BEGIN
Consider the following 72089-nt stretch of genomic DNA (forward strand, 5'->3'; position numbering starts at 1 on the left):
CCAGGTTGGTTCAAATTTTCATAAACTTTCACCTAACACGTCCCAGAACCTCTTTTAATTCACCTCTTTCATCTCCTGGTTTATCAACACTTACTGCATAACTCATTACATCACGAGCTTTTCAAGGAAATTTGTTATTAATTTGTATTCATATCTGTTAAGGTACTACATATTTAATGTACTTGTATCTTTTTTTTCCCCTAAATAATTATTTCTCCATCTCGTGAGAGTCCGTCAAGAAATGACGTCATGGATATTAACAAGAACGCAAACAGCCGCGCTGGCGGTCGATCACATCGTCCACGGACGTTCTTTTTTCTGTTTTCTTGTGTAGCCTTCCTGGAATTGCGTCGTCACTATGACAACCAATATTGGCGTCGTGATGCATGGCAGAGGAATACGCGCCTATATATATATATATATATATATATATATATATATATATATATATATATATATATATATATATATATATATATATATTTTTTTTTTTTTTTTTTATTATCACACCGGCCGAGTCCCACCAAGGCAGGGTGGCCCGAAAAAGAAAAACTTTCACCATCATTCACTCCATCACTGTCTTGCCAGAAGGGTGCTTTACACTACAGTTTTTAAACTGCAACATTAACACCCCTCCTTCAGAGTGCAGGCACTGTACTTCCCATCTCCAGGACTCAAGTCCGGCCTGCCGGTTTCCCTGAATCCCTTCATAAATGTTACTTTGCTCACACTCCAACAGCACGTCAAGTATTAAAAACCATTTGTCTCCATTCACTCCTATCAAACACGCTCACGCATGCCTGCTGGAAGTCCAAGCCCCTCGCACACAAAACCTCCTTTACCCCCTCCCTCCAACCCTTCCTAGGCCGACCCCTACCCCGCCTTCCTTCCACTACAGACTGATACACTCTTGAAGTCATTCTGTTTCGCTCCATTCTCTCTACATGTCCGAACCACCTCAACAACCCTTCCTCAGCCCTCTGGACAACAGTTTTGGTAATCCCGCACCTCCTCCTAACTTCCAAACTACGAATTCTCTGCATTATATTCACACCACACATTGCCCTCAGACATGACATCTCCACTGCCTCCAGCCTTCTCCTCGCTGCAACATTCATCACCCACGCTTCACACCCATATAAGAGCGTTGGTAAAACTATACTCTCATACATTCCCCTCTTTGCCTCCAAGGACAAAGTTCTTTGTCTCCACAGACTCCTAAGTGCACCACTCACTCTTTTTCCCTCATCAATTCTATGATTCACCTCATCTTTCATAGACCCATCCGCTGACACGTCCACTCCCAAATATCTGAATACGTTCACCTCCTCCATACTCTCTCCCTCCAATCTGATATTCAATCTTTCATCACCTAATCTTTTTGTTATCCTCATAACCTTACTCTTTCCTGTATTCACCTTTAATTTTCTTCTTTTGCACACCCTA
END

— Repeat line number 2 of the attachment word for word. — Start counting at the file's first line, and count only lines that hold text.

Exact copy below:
CCAGGTTGGTTCAAATTTTCATAAACTTTCACCTAACACGTCCCAGAACCTCTTTTAATTCACCTCTTTCATCTCCTGGTTTATCAACACTTACTGCATAACTCATTACATCACGAGCTTTTCAAGGAAATTTGTTATTAATTTGTATTCATATCTGTTAAGGTACTACATATTTAATGTACTTGTATCTTTTTTTTCCCCTAAATAATTATTTCTCCATCTCGTGAGAGTCCGTCAAGAAATGACGTCATGGATATTAACAAGAACGCAAACAGCCGCGCTGGCGGTCGATCACATCGTCCACGGACGTTCTTTTTTCTGTTTTCTTGTGTAGCCTTCCTGGAATTGCGTCGTCACTATGACAACCAATATTGGCGTCGTGATGCATGGCAGAGGAATACGCGCCTATATATATATATATATATATATATATATATATATATATATATATATATATATATATATATATATATATATATATATTTTTTTTTTTTTTTTTTATTATCACACCGGCCGAGTCCCACCAAGGCAGGGTGGCCCGAAAAAGAAAAACTTTCACCATCATTCACTCCATCACTGTCTTGCCAGAAGGGTGCTTTACACTACAGTTTTTAAACTGCAACATTAACACCCCTCCTTCAGAGTGCAGGCACTGTACTTCCCATCTCCAGGACTCAAGTCCGGCCTGCCGGTTTCCCTGAATCCCTTCATAAATGTTACTTTGCTCACACTCCAACAGCACGTCAAGTATTAAAAACCATTTGTCTCCATTCACTCCTATCAAACACGCTCACGCATGCCTGCTGGAAGTCCAAGCCCCTCGCACACAAAACCTCCTTTACCCCCTCCCTCCAACCCTTCCTAGGCCGACCCCTACCCCGCCTTCCTTCCACTACAGACTGATACACTCTTGAAGTCATTCTGTTTCGCTCCATTCTCTCTACATGTCCGAACCACCTCAACAACCCTTCCTCAGCCCTCTGGACAACAGTTTTGGTAATCCCGCACCTCCTCCTAACTTCCAAACTACGAATTCTCTGCATTATATTCACACCACACATTGCCCTCAGACATGACATCTCCACTGCCTCCAGCCTTCTCCTCGCTGCAACATTCATCACCCACGCTTCACACCCATATAAGAGCGTTGGTAAAACTATACTCTCATACATTCCCCTCTTTGCCTCCAAGGACAAAGTTCTTTGTCTCCACAGACTCCTAAGTGCACCACTCACTCTTTTTCCCTCATCAATTCTATGATTCACCTCATCTTTCATAGACCCATCCGCTGACACGTCCACTCCCAAATATCTGAATACGTTCACCTCCTCCATACTCTCTCCCTCCAATCTGATATTCAATCTTTCATCACCTAATCTTTTTGTTATCCTCATAACCTTACTCTTTCCTGTATTCACCTTTAATTTTCTTCTTTTGCACACCCTA